You might remember I sent one of my novels (to be precise the synopsis and first three chapters of my first Regency Romance, happening to be my second novel ever written) off to a manuscript assessment service. Yesterday I got the report.
I’m going to start with my reaction, because it was totally unexpected, rather like the report itself; I’d been waiting for an envelope in the post with a couple of pages, and instead I got an email with an eight-page document attached! I started to read, then found myself skimming bits, and in the end had to stop reading entirely and leave it until the next day because I just wasn’t taking it in. It’s a report containing (much-needed) feedback and advice, and I was just too wired to focus enough to read the darn thing! Who does that?
Anyway, the report itself was set out very clearly, with separate sections to focus on synopsis, opening, characterisation, and other points. There was also a genuine synopsis attached, so I could have an idea of what to aim for.
And the conclusion? I write well and clearly, and have a lively writing style but need to work on characterisation, from which issues with plot and structure will most likely sort themselves out.
Good? Yeah, I guess so. It certainly could have been worse. Here’s my question though: Isn’t how I present characters part of my writing style? And as my synopsis had issues— Ok, I was told it was too brief and unclear on many major points, but if I had two pages to write a synopsis (as she said I would, but who has ever had that much synopsis-writing space? Once I was told a page, another time 700 words!) I could have cleared up a lot. Anyway, if my reader was working from an unclear synopsis and only the first three chapters of a book. . . The personalities and driving forces behind even the main characters might not have been revealed by then surely? In any book. I mean, can you say, having read only a couple of chapters, that you know exactly what’s driving a character? That you can tell their secrets? Or is that part of the reason you keep reading; to find out.
Moving on, previous feedback suggested I revealed too much of the plot and characters in the beginning of my story and I was ‘telling’ not ‘showing’, so I change it and instead get told I’m not presenting characters well? Is this me going too far one way instead of the other, of a case of different expectations and preferences? I’m getting the feeling more and more that receiving feedback and advice isn’t always the best thing, because if different people want/like different things and follow different standards and rules. . .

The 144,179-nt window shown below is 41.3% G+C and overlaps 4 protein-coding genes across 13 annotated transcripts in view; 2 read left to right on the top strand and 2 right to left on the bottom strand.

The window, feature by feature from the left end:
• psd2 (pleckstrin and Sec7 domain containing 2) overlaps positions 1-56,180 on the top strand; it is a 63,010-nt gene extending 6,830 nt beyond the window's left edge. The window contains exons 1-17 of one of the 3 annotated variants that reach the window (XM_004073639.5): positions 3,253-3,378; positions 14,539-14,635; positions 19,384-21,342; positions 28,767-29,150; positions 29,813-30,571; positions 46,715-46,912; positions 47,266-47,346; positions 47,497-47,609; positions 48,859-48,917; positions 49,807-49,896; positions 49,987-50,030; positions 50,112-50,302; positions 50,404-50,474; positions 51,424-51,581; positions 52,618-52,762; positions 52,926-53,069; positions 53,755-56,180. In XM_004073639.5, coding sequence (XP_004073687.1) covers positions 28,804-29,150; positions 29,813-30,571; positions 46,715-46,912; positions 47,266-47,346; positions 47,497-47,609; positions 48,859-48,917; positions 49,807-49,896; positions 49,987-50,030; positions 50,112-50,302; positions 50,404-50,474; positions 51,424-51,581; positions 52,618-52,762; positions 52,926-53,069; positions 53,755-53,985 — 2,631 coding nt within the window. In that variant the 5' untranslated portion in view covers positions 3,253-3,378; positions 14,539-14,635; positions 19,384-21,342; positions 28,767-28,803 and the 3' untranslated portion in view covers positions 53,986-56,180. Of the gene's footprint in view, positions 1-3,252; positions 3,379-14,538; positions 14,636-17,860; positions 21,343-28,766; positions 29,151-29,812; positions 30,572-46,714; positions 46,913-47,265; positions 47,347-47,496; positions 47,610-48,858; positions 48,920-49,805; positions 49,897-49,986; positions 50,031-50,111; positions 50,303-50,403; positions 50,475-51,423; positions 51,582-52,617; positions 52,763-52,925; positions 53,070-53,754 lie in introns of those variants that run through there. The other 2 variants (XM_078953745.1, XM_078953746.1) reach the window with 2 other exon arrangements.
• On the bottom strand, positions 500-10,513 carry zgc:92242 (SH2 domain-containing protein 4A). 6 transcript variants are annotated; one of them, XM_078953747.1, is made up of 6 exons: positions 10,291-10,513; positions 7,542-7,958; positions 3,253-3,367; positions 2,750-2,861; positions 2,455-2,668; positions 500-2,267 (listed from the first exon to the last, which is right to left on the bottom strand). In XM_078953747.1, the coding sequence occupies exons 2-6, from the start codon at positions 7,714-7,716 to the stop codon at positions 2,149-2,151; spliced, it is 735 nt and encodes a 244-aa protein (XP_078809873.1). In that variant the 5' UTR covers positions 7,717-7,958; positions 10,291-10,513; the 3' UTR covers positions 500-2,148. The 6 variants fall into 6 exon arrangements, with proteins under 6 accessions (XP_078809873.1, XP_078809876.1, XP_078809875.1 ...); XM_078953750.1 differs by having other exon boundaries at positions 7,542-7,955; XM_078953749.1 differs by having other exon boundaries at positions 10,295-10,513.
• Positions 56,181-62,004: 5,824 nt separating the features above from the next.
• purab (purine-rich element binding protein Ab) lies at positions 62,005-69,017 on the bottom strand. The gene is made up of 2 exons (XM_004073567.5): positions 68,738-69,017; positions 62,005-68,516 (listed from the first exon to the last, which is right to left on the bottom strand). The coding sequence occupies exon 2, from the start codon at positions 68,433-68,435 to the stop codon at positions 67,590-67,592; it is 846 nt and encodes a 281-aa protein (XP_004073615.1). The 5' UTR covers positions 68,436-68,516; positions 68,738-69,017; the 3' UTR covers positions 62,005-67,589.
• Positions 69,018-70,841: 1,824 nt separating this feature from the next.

Obviously I’m going to pay attention to this advice, and I appreciate it, otherwise what was the point of asking. I guess I’m just not entirely sure where to go from here. Most likely – I’m sorry to say – not with Mills and Boon. Not with these novels anyway. Because I wanted to write a Regency Romance in a new way, to be original, and instead I get warned:
- A flashback included to portray traumatic past events was too jarring and abrupt and left too many unanswered questions. (Something of the point of it)
- Scenes I felt revealed character and plot in a new and different way should be removed as irrelevant detail and because they stopped the story moving forward.
- The heroine can be feisty and unconventional but ‘at heart she has to be likeable, honourable, and someone readers can feel morally at ease identifying with’. (In other words with no major issues, which my leading lady had in spades. Though in truth she never actually did anything illegal, only planned to kill her husband, so. . . Morally ambiguous maybe, but nothing other people haven’t thought of now and again I’m sure. Perfectly identifiable-with!)
- Focus on detail means I’m missing out on giving a sense of what the characters are feeling. Could I put more description in? Well, I didn’t describe the hero in dashing detail in the first chapters – or indeed the effect he had on my heroine – because she didn’t really see him; he didn’t exist as a romantic prospect for her until later, so all that description and reaction comes in. . . later. I was trying to build up to a romance rather than shoving it in right from the beginning – character development and all that.
- I should focus on the romance rather than mystery and sub-plots. But what if the past and the mystery and the sub-plots are major conflict points between the hero and heroine? What if they are what drives her. What if at the beginning she can’t deal with love and romance, and it’s only when she’s dealt with the past that she can focus on the present and future?
Ok, I’m taking a breath here.
I know people say that a writer’s novel is like their child, but I seriously did not expect this sort of overly emotional, defensive reaction! Especially because overall the report I received was personal, positive and encouraging.
So what I’m going to do is take another space of time away from it, read through again, and then move on. If as suggested the novel isn’t suitable, or at least ready, for M&B, I either change it – drastically – or try and find somewhere else for it. After all, there’s more than one publisher, and if I believe in it that much as it is, then I can always self-publish and see what happens. Otherwise, making drastic changes is what re-writes are all about aren’t they?
Calming down and carrying on.